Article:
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Alzheimer`s & Dementia

Year: 2013  |  Volume: 9  |  Issue: 3  |  Page No.: 251 - 261

CSF biomarker variability in the Alzheimer's Association quality control program

Niklas Mattsson, Ulf Andreasson, Staffan Persson, Maria C. Carrillo, Steven Collins, Sonia Chalbot, Neal Cutler, Diane Dufour- Rainfray, Anne M. Fagan, Niels H.H. Heegaard, Ging-Yuek Robin Hsiung, Bradley Hyman, Khalid Iqbal, D. Richard Lachno, Alberto Lleo, Piotr Lewczuk, Jose L. Molinuevo, Piero Parchi, Axel Regeniter, Robert Rissman, Hanna Rosenmann, Giuseppe Sancesario, Johannes Schroder, Leslie M. Shaw, Charlotte E. Teunissen, John Q. Trojanowski, Hugo Vanderstichele, Manu Vandijck, Marcel M. Verbeek, Henrik Zetterberg, Kaj Blennow and Stephan A. Kaser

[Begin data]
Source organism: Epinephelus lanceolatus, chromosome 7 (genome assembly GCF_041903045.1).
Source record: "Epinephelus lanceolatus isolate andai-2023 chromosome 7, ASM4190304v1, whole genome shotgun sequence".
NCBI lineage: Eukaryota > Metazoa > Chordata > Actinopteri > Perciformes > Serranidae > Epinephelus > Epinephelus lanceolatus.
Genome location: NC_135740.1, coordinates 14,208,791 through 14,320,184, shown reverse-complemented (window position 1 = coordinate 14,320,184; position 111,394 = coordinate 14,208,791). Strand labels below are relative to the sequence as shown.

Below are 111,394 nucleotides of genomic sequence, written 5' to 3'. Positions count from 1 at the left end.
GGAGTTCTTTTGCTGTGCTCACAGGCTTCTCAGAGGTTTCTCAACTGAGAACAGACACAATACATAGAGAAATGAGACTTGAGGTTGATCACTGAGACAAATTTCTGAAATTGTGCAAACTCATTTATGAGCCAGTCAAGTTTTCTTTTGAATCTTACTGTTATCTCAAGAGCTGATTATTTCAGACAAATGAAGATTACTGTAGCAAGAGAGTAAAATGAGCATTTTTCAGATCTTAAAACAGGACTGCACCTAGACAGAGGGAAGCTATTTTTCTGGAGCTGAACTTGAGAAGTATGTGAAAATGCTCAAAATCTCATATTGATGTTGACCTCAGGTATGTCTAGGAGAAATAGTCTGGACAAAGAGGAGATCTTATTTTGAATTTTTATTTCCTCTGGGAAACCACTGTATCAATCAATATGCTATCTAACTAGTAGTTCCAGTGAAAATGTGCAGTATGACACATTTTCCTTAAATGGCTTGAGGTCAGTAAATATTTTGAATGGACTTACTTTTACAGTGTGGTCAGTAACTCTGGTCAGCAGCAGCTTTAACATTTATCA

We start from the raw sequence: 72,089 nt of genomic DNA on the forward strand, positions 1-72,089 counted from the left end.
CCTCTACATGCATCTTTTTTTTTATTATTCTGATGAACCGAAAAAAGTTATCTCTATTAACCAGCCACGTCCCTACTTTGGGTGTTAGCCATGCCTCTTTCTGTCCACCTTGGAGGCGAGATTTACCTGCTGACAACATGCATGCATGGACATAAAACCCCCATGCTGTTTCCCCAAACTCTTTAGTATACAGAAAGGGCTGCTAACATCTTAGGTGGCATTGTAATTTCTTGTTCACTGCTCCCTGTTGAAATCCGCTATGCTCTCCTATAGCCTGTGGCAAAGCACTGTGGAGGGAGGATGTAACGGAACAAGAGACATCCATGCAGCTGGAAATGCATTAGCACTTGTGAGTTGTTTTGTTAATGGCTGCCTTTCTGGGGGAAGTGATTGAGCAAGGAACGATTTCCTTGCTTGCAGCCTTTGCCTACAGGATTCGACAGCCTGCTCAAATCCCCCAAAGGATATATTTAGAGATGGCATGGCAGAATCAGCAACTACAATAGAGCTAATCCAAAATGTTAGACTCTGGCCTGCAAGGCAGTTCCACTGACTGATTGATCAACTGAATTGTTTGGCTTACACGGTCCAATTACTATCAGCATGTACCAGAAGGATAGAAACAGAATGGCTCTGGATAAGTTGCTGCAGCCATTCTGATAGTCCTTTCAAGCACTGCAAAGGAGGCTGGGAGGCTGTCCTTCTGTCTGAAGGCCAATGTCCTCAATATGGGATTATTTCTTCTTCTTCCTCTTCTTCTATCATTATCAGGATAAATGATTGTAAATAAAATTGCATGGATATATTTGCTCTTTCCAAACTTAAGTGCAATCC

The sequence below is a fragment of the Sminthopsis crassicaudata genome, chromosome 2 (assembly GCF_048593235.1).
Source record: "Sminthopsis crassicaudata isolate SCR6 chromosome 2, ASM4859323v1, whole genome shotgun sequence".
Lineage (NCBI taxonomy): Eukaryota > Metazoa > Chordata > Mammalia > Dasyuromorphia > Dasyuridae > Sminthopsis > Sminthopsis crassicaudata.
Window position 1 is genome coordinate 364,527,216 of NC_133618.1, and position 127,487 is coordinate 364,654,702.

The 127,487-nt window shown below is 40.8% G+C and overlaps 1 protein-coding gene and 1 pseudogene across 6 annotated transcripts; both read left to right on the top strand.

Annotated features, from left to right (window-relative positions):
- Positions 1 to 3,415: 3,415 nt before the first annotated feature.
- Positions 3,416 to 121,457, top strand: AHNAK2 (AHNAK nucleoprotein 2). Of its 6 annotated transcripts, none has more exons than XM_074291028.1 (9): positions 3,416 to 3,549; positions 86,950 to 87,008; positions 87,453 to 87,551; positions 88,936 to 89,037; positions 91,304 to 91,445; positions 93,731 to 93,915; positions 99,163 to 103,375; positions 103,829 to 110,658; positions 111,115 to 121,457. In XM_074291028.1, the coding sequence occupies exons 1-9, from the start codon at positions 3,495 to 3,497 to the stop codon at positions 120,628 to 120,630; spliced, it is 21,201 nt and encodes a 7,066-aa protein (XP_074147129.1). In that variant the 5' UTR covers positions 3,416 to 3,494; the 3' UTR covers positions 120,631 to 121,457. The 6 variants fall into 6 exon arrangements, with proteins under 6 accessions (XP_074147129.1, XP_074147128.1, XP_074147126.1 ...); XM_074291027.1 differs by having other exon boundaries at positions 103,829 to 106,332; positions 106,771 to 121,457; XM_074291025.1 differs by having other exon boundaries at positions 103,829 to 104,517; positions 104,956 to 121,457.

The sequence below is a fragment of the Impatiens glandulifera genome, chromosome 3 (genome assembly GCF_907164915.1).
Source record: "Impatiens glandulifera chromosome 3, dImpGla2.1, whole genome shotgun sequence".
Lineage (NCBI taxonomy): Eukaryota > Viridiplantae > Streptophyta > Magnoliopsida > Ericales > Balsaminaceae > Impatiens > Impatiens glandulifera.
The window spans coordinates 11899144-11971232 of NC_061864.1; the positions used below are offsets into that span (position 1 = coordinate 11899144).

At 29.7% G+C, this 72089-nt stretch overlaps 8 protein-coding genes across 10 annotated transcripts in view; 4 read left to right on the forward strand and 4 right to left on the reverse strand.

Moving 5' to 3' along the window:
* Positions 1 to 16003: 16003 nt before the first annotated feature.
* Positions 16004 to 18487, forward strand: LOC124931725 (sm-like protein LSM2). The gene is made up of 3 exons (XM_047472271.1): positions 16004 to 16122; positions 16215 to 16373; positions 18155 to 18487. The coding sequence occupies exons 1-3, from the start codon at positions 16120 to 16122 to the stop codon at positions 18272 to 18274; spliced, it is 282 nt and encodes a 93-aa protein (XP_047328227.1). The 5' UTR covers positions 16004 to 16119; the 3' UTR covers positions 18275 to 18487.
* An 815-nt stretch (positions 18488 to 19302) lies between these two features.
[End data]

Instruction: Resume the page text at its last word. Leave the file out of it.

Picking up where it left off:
Background The cerebrospinal fluid (CSF) biomarkers amyloid beta 1–42, total tau, and phosphorylated tau are used increasingly for Alzheimer's disease (AD) research and patient management. However, there are large variations in biomarker measurements among and within laboratories. Methods Data from the first nine rounds of the Alzheimer's Association quality control program was used to define the extent and sources of analytical variability. In each round, three CSF samples prepared at the Clinical Neurochemistry Laboratory (Molndal, Sweden) were analyzed by single-analyte enzyme-linked immunosorbent assay (ELISA), a multiplexing xMAP assay, or an immunoassay with electrochemoluminescence detection. Results A total of 84 laboratories participated. Coefficients of variation (CVs) between laboratories were around 20% to 30%; within-run CVs, less than 5% to 10%; and longitudinal within-laboratory CVs, 5% to 19%. Interestingly, longitudinal within-laboratory CV differed between biomarkers at individual laboratories, suggesting that a component of it was assay dependent. Variability between kit lots and between laboratories both had a major influence on amyloid beta 1–42 measurements, but for total tau and phosphorylated tau, between-kit lot effects were much less than between-laboratory effects. Despite the measurement variability, the between-laboratory consistency in classification of samples (using prehoc-derived cutoffs for AD) was high (>90% in 15 of 18 samples for ELISA and in 12 of 18 samples for xMAP). Conclusions The overall variability remains too high to allow assignment of universal biomarker cutoff values for a specific intended use. Each laboratory must ensure longitudinal stability in its measurements and use internally qualified cutoff levels. Further standardization of laboratory procedures and improvement of kit performance will likely increase the usefulness of CSF AD biomarkers for researchers and clinicians.

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